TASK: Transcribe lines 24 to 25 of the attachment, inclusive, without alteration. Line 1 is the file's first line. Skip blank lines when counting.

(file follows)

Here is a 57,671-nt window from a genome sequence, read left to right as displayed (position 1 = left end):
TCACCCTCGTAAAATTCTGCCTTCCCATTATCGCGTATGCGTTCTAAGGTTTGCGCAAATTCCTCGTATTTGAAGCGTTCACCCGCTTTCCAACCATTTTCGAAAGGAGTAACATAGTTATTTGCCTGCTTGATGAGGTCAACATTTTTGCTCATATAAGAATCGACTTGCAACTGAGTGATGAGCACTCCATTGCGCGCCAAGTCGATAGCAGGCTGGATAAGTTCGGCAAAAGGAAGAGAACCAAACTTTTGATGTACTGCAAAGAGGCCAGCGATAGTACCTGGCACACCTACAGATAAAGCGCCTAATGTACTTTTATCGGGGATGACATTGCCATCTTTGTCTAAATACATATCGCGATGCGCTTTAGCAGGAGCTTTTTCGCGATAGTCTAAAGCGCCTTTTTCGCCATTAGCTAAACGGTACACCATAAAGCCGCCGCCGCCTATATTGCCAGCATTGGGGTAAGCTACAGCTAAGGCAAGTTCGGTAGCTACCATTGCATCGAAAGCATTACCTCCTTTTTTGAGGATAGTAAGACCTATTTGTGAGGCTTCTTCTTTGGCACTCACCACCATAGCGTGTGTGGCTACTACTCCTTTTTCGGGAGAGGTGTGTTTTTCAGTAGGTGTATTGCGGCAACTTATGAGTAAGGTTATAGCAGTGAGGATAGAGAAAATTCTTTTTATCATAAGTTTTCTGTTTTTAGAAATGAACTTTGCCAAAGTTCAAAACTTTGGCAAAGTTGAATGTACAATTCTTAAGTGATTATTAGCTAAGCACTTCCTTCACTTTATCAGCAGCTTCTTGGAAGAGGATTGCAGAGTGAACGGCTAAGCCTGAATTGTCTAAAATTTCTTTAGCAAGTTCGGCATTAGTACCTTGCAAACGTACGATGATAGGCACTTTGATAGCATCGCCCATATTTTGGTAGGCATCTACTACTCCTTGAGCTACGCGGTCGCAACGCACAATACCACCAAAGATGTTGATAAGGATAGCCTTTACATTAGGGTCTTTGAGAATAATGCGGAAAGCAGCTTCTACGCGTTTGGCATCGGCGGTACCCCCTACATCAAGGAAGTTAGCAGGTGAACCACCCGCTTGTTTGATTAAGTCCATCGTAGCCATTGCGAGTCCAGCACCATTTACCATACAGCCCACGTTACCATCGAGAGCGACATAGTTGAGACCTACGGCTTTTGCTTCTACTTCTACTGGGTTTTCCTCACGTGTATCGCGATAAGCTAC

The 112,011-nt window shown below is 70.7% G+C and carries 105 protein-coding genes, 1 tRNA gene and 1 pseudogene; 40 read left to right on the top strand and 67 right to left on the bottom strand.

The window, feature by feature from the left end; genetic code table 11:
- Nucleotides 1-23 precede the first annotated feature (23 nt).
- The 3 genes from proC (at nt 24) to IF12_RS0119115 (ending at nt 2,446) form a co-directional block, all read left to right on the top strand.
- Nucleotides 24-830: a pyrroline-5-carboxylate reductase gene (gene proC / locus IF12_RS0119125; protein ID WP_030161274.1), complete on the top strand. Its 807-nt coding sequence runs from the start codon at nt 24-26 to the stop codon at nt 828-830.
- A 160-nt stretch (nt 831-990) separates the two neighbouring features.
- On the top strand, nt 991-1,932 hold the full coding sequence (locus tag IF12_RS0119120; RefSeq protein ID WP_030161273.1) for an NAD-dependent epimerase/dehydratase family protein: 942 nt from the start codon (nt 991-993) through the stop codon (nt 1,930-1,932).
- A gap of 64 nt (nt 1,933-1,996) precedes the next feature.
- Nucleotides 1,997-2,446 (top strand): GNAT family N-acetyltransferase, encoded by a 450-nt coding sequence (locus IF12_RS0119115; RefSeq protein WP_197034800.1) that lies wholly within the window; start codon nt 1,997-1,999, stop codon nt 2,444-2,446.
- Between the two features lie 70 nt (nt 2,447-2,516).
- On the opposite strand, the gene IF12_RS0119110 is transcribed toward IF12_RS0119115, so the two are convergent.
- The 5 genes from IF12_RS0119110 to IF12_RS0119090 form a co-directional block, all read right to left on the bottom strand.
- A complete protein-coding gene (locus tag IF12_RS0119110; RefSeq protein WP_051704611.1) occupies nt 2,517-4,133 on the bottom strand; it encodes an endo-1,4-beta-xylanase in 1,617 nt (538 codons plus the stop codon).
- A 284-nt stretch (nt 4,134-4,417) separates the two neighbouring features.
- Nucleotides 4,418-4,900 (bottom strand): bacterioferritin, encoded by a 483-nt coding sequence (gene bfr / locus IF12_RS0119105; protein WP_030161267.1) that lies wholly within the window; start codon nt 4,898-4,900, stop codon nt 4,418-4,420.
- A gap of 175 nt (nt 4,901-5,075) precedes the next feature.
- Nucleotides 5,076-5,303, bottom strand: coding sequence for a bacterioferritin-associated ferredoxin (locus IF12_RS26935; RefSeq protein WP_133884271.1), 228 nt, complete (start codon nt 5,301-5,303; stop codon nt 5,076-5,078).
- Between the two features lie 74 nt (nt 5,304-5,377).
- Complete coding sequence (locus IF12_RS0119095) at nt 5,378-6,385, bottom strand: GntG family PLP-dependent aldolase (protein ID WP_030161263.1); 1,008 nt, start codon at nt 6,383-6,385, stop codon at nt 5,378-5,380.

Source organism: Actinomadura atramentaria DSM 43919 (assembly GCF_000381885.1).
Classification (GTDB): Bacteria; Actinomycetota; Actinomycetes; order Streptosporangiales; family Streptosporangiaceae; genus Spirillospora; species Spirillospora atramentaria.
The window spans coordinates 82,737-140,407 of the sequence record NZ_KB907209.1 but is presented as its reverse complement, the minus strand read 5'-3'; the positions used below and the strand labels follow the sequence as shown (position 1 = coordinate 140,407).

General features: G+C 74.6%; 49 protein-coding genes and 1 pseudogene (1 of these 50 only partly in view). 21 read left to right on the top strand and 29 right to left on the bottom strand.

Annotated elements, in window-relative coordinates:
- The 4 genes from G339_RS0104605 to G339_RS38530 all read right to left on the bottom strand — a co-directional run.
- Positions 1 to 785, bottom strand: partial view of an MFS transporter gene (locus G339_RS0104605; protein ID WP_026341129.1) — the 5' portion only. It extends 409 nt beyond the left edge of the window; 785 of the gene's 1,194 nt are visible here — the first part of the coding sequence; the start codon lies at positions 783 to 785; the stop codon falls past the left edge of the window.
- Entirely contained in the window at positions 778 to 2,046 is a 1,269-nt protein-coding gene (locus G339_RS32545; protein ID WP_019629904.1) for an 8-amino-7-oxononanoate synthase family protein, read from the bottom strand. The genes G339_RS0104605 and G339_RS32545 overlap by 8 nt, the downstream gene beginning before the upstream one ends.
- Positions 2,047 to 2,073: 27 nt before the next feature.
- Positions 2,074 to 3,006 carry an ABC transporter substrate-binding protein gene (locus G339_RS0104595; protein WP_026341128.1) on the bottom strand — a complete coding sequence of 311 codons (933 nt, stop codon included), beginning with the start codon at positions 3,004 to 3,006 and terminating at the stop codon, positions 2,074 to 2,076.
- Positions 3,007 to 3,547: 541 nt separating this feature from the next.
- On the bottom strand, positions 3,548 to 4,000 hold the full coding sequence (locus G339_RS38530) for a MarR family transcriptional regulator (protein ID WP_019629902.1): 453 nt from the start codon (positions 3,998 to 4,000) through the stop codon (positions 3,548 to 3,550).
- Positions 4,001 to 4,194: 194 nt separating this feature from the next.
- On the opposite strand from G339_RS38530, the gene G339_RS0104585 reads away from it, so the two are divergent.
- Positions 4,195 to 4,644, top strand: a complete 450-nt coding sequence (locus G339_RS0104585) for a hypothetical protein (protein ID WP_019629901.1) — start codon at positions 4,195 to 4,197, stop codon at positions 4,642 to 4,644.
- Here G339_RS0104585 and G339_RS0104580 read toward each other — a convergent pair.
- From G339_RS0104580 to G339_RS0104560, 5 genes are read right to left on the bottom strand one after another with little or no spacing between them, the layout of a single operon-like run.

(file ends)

The window spans coordinates 82,737-140,407 of the sequence record NZ_KB907209.1 but is presented as its reverse complement, the minus strand read 5'-3'; the positions used below and the strand labels follow the sequence as shown (position 1 = coordinate 140,407).

General features: G+C 74.6%; 49 protein-coding genes and 1 pseudogene (1 of these 50 only partly in view). 21 read left to right on the top strand and 29 right to left on the bottom strand.